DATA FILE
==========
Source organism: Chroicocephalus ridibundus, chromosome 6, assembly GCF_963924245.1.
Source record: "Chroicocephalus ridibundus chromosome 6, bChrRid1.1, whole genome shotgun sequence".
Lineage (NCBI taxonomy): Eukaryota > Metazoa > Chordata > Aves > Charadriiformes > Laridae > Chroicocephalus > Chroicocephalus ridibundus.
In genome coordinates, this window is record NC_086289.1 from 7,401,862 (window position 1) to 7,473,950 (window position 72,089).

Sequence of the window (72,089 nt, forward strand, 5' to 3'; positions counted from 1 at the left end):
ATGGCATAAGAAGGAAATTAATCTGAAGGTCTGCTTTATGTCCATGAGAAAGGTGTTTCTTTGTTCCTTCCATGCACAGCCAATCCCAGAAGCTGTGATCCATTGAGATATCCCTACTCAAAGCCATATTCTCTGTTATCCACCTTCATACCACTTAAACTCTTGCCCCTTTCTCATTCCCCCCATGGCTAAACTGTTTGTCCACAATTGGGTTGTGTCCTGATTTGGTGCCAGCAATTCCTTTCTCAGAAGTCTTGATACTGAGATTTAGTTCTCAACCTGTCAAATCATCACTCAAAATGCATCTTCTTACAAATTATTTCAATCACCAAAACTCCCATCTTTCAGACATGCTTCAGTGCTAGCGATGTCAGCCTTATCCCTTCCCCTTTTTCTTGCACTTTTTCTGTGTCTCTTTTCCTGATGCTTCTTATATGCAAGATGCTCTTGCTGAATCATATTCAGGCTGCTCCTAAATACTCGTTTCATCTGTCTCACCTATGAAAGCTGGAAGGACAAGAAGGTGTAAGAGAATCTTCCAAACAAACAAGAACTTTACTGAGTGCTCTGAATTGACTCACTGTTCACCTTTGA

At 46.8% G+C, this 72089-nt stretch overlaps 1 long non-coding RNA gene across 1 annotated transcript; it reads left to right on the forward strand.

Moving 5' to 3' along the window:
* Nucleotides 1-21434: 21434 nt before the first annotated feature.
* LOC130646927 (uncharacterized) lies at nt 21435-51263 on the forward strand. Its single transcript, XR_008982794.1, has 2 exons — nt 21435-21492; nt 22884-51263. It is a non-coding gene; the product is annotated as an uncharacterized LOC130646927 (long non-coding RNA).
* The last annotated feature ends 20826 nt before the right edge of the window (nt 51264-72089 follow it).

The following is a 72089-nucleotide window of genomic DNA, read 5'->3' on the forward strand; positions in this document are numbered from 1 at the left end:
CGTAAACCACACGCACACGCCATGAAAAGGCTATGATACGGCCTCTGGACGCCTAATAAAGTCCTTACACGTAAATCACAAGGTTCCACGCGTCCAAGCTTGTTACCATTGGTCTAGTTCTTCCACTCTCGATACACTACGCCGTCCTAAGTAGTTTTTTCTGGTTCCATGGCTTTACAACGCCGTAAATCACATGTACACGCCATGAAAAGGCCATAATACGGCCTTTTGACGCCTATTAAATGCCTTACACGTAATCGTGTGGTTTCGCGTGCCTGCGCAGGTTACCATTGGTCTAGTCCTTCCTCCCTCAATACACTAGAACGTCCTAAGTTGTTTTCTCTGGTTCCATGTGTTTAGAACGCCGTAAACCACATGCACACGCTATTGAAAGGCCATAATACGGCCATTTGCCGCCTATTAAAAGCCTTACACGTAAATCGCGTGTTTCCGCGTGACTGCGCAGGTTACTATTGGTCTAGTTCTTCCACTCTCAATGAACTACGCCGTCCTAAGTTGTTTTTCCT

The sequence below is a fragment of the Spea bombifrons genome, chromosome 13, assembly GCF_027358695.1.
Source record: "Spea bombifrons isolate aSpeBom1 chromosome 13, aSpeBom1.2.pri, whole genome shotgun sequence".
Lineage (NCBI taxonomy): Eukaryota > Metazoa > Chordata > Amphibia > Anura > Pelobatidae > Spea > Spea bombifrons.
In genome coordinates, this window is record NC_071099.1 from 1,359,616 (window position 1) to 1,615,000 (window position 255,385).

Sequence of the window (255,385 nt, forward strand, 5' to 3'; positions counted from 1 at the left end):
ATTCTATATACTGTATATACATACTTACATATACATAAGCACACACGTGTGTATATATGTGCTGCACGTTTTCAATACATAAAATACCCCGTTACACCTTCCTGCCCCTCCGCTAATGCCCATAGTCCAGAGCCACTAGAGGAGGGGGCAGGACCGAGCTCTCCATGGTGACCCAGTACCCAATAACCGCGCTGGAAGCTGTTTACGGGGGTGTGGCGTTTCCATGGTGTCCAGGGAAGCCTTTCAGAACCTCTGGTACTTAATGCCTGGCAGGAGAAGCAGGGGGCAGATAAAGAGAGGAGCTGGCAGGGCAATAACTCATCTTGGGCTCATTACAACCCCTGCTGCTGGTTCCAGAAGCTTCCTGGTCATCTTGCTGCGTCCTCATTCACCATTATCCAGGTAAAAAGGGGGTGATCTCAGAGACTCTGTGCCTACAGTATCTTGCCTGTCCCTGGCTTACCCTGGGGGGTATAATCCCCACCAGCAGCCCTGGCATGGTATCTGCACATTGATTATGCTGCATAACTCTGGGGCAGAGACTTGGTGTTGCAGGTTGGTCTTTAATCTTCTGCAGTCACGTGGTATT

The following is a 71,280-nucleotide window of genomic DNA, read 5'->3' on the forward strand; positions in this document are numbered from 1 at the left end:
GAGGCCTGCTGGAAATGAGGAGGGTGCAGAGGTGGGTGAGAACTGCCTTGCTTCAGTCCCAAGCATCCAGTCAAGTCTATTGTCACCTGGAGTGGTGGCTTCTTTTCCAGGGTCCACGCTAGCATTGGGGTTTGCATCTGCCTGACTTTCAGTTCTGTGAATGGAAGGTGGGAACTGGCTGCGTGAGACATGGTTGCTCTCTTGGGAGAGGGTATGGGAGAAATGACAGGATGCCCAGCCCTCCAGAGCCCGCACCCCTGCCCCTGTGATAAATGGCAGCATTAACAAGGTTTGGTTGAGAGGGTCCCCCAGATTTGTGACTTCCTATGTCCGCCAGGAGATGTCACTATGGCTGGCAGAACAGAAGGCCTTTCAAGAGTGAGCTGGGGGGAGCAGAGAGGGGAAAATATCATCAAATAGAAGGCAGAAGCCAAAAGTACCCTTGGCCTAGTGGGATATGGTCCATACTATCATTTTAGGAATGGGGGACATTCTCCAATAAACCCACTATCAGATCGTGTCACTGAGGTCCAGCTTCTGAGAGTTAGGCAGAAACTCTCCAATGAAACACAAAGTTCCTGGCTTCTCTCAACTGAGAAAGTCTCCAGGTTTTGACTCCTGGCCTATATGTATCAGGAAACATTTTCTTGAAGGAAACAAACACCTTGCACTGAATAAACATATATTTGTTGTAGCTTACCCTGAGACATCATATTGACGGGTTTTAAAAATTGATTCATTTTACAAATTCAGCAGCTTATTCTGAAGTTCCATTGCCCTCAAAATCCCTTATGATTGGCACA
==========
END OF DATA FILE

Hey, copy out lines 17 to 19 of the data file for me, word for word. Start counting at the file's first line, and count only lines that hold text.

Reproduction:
In genome coordinates, this window is record NC_071099.1 from 1,359,616 (window position 1) to 1,615,000 (window position 255,385).

Sequence of the window (255,385 nt, forward strand, 5' to 3'; positions counted from 1 at the left end):
ATTCTATATACTGTATATACATACTTACATATACATAAGCACACACGTGTGTATATATGTGCTGCACGTTTTCAATACATAAAATACCCCGTTACACCTTCCTGCCCCTCCGCTAATGCCCATAGTCCAGAGCCACTAGAGGAGGGGGCAGGACCGAGCTCTCCATGGTGACCCAGTACCCAATAACCGCGCTGGAAGCTGTTTACGGGGGTGTGGCGTTTCCATGGTGTCCAGGGAAGCCTTTCAGAACCTCTGGTACTTAATGCCTGGCAGGAGAAGCAGGGGGCAGATAAAGAGAGGAGCTGGCAGGGCAATAACTCATCTTGGGCTCATTACAACCCCTGCTGCTGGTTCCAGAAGCTTCCTGGTCATCTTGCTGCGTCCTCATTCACCATTATCCAGGTAAAAAGGGGGTGATCTCAGAGACTCTGTGCCTACAGTATCTTGCCTGTCCCTGGCTTACCCTGGGGGGTATAATCCCCACCAGCAGCCCTGGCATGGTATCTGCACATTGATTATGCTGCATAACTCTGGGGCAGAGACTTGGTGTTGCAGGTTGGTCTTTAATCTTCTGCAGTCACGTGGTATT